Loch Artur is a social enterprise, near Dumfries, which provides an inclusive living and working environment for men and women with learning difficulties. 

Most of the volunteers at Loch Arthur are EU citizens that help the residents, through supported tenancies, to run a farm, shop, café, workshop and creamery.

Fantastic initiatives like Loch Arthur are facing a threat to their very existence.  How can such organisations, reliant upon the dedication and commitment of EU migrants, be expected to cope after Brexit?

Theresa May plans to bring an end to free movement.  Well, that position blithely ignores the impact that this will have on the volunteering sector.  It is a combination of the goodwill of these migrants and the freedom afforded by membership of the Single Market that allows social enterprises like Loch Arthur to flourish and really make a difference to people’s lives.

The UK Government’s proposals fail to recognise that volunteers like the ones at Loch Arthur are highly skilled.  They are teachers.  They are social workers.  They are occupational therapists.  However, after Brexit, they will be prevented from getting a visa because they use their skills voluntarily.  This should be commended and not penalised.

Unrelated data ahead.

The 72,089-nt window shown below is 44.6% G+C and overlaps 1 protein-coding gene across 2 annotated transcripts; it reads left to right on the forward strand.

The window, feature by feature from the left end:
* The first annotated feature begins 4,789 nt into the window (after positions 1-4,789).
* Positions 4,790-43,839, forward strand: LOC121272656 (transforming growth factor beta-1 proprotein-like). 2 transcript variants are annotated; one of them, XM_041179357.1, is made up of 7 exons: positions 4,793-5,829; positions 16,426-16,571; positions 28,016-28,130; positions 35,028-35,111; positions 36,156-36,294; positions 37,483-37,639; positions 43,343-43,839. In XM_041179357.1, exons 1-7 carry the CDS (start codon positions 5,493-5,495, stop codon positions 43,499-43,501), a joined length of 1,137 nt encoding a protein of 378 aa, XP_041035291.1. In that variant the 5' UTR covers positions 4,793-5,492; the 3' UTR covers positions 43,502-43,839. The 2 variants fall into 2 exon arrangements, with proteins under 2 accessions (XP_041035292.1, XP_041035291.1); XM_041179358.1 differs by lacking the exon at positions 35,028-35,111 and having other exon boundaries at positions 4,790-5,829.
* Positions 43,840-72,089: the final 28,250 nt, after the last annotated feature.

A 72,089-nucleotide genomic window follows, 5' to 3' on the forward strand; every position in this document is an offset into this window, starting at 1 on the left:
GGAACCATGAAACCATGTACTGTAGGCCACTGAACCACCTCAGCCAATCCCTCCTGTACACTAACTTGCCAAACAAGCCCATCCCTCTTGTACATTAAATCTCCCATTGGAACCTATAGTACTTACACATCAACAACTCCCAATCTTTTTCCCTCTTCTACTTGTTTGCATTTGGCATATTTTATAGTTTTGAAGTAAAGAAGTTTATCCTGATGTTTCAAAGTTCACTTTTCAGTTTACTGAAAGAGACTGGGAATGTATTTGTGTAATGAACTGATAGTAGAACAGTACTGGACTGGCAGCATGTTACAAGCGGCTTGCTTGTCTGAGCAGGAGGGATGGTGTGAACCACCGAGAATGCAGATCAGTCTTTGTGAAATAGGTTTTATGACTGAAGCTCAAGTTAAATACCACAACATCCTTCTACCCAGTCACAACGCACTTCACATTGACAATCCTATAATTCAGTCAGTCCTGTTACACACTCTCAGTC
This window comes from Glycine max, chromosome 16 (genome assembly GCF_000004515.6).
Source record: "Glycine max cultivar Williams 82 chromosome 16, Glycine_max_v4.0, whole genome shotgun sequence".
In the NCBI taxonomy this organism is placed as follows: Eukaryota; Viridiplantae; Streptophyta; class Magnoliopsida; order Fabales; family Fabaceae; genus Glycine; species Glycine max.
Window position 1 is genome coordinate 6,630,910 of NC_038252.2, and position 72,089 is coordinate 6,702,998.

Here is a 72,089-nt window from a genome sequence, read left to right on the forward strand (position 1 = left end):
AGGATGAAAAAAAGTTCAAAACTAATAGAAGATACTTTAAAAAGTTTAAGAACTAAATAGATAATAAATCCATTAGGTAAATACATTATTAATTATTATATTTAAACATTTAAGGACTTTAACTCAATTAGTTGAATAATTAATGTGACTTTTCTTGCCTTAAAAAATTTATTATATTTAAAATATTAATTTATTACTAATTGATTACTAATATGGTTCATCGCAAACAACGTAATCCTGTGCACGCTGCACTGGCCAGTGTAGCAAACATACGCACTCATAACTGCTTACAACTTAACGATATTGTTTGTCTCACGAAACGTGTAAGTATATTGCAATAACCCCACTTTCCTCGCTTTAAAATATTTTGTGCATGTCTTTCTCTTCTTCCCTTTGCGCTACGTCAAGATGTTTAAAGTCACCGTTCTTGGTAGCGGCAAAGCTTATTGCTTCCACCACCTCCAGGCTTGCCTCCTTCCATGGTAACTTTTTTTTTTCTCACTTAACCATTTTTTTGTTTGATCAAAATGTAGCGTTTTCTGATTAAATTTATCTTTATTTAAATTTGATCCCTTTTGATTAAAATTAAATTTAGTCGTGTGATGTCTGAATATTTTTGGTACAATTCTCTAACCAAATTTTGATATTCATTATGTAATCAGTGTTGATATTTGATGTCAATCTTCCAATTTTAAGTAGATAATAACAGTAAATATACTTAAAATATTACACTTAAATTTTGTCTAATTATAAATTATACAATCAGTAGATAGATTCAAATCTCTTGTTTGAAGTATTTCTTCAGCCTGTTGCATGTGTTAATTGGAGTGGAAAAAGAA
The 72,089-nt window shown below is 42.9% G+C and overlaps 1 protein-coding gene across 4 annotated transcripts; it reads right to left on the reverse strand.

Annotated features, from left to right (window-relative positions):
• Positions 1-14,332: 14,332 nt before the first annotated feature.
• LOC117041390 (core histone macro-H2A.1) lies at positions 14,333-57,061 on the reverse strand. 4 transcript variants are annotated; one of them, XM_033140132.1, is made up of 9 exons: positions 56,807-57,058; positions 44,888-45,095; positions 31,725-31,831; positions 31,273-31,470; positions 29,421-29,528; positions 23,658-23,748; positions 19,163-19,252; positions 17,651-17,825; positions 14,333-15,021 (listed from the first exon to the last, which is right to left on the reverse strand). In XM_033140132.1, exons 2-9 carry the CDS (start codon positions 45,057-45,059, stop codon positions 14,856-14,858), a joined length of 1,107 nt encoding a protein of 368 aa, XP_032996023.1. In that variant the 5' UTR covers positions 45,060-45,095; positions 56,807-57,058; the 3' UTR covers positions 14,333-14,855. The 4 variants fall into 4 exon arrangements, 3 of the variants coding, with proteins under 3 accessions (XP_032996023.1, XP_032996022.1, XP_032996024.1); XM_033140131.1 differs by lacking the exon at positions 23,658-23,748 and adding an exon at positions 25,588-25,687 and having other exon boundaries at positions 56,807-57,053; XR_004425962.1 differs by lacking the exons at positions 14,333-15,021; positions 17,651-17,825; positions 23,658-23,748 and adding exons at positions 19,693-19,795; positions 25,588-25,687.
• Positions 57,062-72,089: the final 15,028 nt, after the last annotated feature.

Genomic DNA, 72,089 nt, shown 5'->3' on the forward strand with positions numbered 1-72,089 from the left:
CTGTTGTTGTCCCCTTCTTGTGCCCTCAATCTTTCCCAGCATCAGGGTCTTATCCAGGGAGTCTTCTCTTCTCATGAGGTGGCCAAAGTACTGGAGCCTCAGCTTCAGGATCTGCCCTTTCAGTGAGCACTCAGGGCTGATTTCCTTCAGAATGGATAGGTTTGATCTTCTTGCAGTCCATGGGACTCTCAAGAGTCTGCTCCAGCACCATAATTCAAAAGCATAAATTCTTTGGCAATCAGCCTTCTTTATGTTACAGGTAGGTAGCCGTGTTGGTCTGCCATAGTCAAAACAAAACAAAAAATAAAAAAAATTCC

Models like Loch Arthur will not survive the Tories reckless Brexit and people will suffer because of it.



I was able to take the case of the Telfers to the First Minister.  I was heartened that the FM shared my concern and she agreed that Buccleuch Estates has a responsibility to take their tenant’s human rights into account.

The First Minister told parliament that the Scottish Land Commission had reminded Buccleuch Estates to follow government guidance which clearly states the need for formal community engagement in significant decisions relating to changes of land use.

Buccleuch have not properly engaged with the communities affected by the sale of the Evertown Portfolio.  They do not want to engage – they are determined to put their interests ahead of the people this will actually affect. 


The Stove


I was interviewed by an independent researcher on the impact of The Stove Network’s Midsteeple Quarter Project – where artists support the community to regenerate Dumfries High Street.         

The Stove is a social enterprise that aims to engage the artistic community in order to promote positive change in society.